What Is Whole Food Eating?
What is this whole food eating thing all about anyway?
What is the difference between clean eating and whole food eating? Sounds the same to me. So I did some research.
Did you know that:
Eating well can add a DECADE to your life?
Healthier diets could save the United States $87 billion per year?
But forget about the economic impact on the country. It is all about you and your health.
Simple. Eat whole foods.
By eating at least 5 servings of vegetables and fruits a day, you can reduce your risk of stroke and heart disease by 30%, lose weight, and enhance your immune system so you don’t get sick as often?
In fact, a diet based on a high fruit and vegetable intake, regular physical activity, and low to moderate alcohol intake, are associated with reductions in the incidence of certain chronic diseases, according to a study published in the journal PLoS Medicine from the Public Library of Science. (source)
According to the Center for Disease Control and studies done by various health organizations, a whole foods diet can be one of the healthiest ways to eat. A whole foods diet doesn’t mean eating foods only from Whole Foods market, though.
It means choosing good fats, foods that are as close to their original form as possible and staying away from processed foods.
A whole foods way of eating isn’t a diet fad. It’s more of a way of eating or a lifestyle. Healthy whole foods eating means eating fresh fruits and vegetables every day, eating fish and grass- fed meats as well as fiber rich whole grains.
Research shows that omega-3 fats found in fish like salmon is a big health booster, fighting heart disease, stroke, hypertension, depression, and even Alzheimer’s disease and osteoporosis, says Diane McKay, PhD, a researcher with the Jean Mayer USDA Human Nutrition Research Center on Aging at Tufts University.
Choosing a whole foods-rich diet is a good way to make certain that what you eat is rich in micronutrients and free of unnecessary additives. With the wide variety of whole foods available, they are by far the best ingredients for creating tasty and healthy meals. And diets loaded with whole, unrefined and unprocessed foods might help keep you healthy.
So what are foods and micronutrients? How do you serve them? Hang on, because throughout this guide we’re going to give you the facts on what whole foods are and the best way to serve them. We’ll give you some tips for your whole foods shopping trips and even tell you how you can avoid going to the extreme of a whole foods diet.
Let’s get started.
What are whole foods?
You’ve probably been exposed to a whole foods diet in some way. It might be you have an aunt who is eating a low carb/high fat diet or a friend who is on the raw foods diet. These are forms of a whole foods diet, although they are extreme. We’ll discuss taking the diet to the extreme in a bit. First I want to tell you about what a whole foods eating style is.
Is it a diet or a lifestyle? Eating whole foods is a way of eating. It’s not a diet. Actually a whole foods diet is a healthy way to diet, if you want to lose weight. But it’s a diet that can be eaten the rest of your life.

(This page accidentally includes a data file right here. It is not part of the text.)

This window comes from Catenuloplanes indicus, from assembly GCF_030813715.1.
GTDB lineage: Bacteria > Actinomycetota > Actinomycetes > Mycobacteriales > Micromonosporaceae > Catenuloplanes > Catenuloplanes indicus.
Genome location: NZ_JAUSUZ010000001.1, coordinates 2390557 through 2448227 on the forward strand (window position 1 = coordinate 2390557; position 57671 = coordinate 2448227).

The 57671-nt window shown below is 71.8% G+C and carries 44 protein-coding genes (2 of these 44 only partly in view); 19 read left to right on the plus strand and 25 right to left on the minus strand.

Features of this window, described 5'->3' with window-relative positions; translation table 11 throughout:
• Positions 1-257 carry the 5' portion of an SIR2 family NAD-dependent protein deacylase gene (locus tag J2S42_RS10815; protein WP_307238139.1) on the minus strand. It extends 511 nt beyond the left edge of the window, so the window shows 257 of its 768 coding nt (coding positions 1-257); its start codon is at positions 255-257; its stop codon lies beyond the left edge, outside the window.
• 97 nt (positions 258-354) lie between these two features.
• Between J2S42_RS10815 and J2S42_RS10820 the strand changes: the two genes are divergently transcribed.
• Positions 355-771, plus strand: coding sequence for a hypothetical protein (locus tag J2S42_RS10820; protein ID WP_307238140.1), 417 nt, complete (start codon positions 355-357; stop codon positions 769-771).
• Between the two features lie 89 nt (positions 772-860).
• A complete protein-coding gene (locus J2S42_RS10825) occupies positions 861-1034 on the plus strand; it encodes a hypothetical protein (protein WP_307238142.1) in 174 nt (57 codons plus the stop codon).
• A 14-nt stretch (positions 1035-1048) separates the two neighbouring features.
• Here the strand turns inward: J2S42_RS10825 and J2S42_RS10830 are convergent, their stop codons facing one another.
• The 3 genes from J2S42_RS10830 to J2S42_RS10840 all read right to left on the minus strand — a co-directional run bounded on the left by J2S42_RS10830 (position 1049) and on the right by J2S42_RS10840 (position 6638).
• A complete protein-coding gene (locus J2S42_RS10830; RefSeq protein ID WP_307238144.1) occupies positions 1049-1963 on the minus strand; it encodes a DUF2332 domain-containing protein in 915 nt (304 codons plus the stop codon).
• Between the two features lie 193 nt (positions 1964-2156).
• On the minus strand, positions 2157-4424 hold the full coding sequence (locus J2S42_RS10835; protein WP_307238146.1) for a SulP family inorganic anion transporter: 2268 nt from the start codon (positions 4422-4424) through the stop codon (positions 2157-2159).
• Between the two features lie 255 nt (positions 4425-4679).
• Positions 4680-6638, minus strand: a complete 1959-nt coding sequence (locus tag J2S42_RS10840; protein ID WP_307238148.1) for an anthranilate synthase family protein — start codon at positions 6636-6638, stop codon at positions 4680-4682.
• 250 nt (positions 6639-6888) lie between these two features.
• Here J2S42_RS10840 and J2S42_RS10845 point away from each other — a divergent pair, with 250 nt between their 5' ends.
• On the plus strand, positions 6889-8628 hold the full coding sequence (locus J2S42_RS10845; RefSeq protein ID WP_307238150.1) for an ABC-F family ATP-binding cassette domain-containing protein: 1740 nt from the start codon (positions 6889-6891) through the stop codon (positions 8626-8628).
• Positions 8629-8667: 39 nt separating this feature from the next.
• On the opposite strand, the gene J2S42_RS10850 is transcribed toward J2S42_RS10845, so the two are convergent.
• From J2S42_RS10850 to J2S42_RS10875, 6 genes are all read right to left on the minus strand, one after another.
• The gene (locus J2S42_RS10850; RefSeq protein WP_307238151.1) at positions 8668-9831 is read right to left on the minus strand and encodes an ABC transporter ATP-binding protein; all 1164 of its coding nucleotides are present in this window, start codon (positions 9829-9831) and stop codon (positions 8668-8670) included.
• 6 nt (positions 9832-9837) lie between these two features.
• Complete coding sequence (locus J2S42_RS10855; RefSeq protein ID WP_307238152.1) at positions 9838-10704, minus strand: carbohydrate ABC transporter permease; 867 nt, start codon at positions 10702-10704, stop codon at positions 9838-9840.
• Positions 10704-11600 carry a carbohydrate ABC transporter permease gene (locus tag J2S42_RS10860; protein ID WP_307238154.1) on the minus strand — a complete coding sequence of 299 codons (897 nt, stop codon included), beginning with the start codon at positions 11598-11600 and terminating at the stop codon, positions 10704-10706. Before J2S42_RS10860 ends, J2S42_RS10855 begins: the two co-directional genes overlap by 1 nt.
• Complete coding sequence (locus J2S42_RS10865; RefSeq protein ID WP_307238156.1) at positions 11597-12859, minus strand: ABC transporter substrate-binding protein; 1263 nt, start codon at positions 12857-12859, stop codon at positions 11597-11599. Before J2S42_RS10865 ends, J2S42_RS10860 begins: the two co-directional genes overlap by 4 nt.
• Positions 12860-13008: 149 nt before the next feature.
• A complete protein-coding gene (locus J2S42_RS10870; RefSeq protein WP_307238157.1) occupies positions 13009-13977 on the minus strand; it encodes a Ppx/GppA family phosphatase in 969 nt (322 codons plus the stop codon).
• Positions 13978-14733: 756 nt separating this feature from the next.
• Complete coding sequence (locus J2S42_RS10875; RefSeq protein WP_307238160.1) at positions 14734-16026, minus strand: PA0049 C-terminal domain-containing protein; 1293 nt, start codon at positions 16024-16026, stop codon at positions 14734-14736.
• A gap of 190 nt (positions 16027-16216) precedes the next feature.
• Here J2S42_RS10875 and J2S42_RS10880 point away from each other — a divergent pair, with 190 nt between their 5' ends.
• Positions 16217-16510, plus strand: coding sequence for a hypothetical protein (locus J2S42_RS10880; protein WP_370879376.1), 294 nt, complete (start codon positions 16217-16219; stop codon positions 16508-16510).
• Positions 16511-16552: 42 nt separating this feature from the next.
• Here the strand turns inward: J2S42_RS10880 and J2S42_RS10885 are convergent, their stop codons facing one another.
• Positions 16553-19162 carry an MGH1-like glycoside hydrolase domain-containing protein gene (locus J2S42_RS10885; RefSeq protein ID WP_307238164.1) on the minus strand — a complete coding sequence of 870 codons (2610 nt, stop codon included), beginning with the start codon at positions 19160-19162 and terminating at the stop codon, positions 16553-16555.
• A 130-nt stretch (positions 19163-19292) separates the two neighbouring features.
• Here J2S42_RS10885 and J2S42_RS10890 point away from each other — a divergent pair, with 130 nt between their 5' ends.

Are the foods raw, cooked or processed? A whole foods diet means eating food that is closest to its most natural state. Does this mean you have to eat everything raw? No. It simply means that foods should be unprocessed.
Whole foods like vegetables, fruits, whole grains, nuts, and legumes will retain their fiber and other beneficial phytochemicals and nutrients. These micronutrients are often removed in processed foods.
A whole foods way of eating could mean eating:
- Whole grains instead of refined grains such as white flour whenever possible.
- Fruits, vegetables, and beans to provide the fiber and vitamins they contain.
- Meat is on the whole foods healthy list. A skinless chicken breast cooked with healthy vegetables and nuts instead of chicken nuggets processed with added fats, flavorings, and preservatives.
- You can have a baked potato with chopped green onions and light sour cream in place of a bag of sour cream and onion flavored potato chips.
- Top your whole grain oatmeal with fresh berries for breakfast instead of having a toaster pastry or processed breakfast bar.
Favoring a whole foods diet means choosing foods that are natural and can be prepared at home with real cooking. It’s food that can be grown in your garden, purchased at a local farmer’s market or in the outer aisles of your super market.
What is the difference between eating whole foods and clean eating?
Now that you know what whole foods is and, hopefully, you read my post on clean eating, here is the difference.
Clean eating and whole food eating have different focuses.
Clean eating is about weight loss by reducing fat consumption and increasing muscle development. Fat reduction is encouraged by drinking or eating low-fat dairy products for example. On the other hand, whole food eating is more about eating natural unprocessed foods such as whole milk and cheese for the good, healthy fats.
Clean eating also avoids drinking calories. So sweetened beverages such as beer, wine, specialty coffees, sodas, etc are avoided. Whole food allows drinks naturally sweetened beverages in moderation. You can drink water, milk, all natural juices, wine, beer, coffee and tea. And even use natural sweeteners like honey or maple syrup.
Benefits of eating whole foods